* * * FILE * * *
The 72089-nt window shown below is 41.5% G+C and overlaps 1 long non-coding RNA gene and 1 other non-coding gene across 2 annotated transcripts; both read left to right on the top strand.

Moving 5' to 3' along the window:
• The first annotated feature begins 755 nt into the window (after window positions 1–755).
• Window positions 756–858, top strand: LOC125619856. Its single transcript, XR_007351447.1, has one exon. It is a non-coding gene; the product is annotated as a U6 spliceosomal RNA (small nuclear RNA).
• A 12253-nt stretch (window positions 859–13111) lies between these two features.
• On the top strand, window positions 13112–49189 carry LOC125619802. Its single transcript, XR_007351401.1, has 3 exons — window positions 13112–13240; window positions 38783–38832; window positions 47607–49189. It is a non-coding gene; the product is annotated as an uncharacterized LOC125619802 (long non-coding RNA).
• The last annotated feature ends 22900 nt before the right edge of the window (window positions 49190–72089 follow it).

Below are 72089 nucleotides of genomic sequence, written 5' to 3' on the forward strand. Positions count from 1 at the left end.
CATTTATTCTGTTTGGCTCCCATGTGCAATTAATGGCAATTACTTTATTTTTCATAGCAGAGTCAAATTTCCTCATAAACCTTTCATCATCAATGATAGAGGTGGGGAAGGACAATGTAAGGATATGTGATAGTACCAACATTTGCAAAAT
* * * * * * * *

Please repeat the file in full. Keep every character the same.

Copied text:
The 72089-nt window shown below is 41.5% G+C and overlaps 1 long non-coding RNA gene and 1 other non-coding gene across 2 annotated transcripts; both read left to right on the top strand.

Moving 5' to 3' along the window:
• The first annotated feature begins 755 nt into the window (after window positions 1–755).
• Window positions 756–858, top strand: LOC125619856. Its single transcript, XR_007351447.1, has one exon. It is a non-coding gene; the product is annotated as a U6 spliceosomal RNA (small nuclear RNA).
• A 12253-nt stretch (window positions 859–13111) lies between these two features.
• On the top strand, window positions 13112–49189 carry LOC125619802. Its single transcript, XR_007351401.1, has 3 exons — window positions 13112–13240; window positions 38783–38832; window positions 47607–49189. It is a non-coding gene; the product is annotated as an uncharacterized LOC125619802 (long non-coding RNA).
• The last annotated feature ends 22900 nt before the right edge of the window (window positions 49190–72089 follow it).

Below are 72089 nucleotides of genomic sequence, written 5' to 3' on the forward strand. Positions count from 1 at the left end.
CATTTATTCTGTTTGGCTCCCATGTGCAATTAATGGCAATTACTTTATTTTTCATAGCAGAGTCAAATTTCCTCATAAACCTTTCATCATCAATGATAGAGGTGGGGAAGGACAATGTAAGGATATGTGATAGTACCAACATTTGCAAAAT